The Last Mixed Tape reviews Magnum Opuss, the sophomore extended play from noise-pop outfit Thumper.
Deconstruction is essential. The ripping apart of any preconceived convention can make us see things differently. Thumper’s debut E.P. did just that, the band seemed to revel in tearing up their own sound in a way that was focused but still unconcerned with perception. The fear moving into the group’s sophomore release Magnum Opuss was this core characteristic would have been lost, or even done away with, in favor of more friendly sonic territory, thus rendering everything interesting about Thumper redundant.
However, from the first squeal of feedback to the warped distorted vocal of ‘Rent Is Due’ all fears are laid to rest. If anything Thumper have become more deconstructivist with their music. Beats, voices, guitars and indie pop-esque hooks are all thrown into a thresher of loud distortion, feedback and noise-rock. The record feels like its inches from completely wrecking your speakers, like its making a point of daring you to turn it up.
And just when you feel like you’re getting a respite with ‘dan the man’, Thumper flip the noise switch once more and pelt the song’s bouncing psych-pop feel with their own distinct cacophonous sound. Indeed, I found it hard not to smile during these sudden jumps in dynamics.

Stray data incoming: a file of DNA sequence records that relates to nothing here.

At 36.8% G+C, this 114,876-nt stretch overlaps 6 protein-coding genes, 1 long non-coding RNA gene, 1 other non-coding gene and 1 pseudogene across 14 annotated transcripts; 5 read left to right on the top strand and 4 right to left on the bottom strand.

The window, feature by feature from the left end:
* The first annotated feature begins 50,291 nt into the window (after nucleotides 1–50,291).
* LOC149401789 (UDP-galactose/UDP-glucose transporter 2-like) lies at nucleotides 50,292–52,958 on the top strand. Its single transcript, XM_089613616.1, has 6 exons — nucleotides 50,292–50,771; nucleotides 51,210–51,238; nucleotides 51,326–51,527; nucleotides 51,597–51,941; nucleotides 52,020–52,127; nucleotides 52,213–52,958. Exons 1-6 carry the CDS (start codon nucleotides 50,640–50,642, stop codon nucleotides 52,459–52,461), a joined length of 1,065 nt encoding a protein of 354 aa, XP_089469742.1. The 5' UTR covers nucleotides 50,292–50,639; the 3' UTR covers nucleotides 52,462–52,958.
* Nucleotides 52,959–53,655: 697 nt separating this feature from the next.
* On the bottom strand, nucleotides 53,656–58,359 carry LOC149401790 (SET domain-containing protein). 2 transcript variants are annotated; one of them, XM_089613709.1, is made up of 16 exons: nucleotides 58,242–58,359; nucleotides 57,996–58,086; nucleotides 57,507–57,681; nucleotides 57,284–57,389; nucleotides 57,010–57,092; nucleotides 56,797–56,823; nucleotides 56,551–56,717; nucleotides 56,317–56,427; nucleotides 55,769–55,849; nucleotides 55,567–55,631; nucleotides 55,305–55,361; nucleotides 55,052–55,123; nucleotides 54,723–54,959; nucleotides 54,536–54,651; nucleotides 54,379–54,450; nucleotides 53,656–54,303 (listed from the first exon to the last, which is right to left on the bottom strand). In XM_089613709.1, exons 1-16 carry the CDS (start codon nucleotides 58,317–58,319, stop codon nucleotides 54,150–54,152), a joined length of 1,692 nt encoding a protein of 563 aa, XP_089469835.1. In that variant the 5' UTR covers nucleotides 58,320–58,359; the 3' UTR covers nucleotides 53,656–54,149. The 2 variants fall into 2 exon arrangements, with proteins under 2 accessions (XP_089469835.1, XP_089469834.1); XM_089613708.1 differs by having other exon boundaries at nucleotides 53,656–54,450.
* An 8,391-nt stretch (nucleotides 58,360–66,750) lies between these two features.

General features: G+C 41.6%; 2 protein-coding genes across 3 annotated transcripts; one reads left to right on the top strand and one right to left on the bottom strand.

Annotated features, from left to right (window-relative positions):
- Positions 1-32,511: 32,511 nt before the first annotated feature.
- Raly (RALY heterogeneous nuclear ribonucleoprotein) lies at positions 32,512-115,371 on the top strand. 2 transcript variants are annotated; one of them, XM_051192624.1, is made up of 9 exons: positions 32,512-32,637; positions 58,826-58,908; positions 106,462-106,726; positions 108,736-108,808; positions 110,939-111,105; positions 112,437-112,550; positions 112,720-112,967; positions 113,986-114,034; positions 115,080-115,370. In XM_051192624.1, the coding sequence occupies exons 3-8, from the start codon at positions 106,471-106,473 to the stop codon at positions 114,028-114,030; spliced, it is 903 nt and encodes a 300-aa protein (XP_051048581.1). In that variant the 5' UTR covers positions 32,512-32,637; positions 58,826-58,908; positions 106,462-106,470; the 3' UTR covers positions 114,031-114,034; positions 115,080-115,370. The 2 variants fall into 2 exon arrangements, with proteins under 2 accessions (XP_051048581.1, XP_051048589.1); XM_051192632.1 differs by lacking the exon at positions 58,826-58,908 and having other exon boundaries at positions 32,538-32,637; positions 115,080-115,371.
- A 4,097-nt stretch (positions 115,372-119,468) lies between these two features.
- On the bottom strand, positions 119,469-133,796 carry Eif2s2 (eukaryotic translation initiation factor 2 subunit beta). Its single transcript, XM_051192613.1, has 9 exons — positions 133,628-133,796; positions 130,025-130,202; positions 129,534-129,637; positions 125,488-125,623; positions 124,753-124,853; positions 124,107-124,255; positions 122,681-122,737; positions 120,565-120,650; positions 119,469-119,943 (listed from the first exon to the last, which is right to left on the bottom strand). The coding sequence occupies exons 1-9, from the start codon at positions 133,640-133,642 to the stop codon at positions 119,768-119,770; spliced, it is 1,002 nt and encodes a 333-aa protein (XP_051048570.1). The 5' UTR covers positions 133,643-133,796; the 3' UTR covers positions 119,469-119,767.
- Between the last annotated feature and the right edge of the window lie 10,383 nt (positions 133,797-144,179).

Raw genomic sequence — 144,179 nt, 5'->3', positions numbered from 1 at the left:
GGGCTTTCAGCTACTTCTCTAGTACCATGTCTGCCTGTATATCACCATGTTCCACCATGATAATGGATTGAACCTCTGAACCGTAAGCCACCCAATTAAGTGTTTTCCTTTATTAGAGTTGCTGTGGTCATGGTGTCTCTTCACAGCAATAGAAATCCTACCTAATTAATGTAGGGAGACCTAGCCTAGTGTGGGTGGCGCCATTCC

There in lies the importance of how Thumper go about their music. Every song on Magnum Opuss could be a hook filled indie-pop track if the band wanted it to be. The core ingredients are there. It’s the group’s decision to take these elements and rip them apart that makes them so different.
In a world where some artists are actively seeking to make themselves as generic and bland as humanly possible, Thumper are a band who could care less about what you’d like to hear, and instead give you what you haven’t heard before. Familiarity breeds contempt, and Thumper hate convention.
Magnum Opuss by Thumper is out now.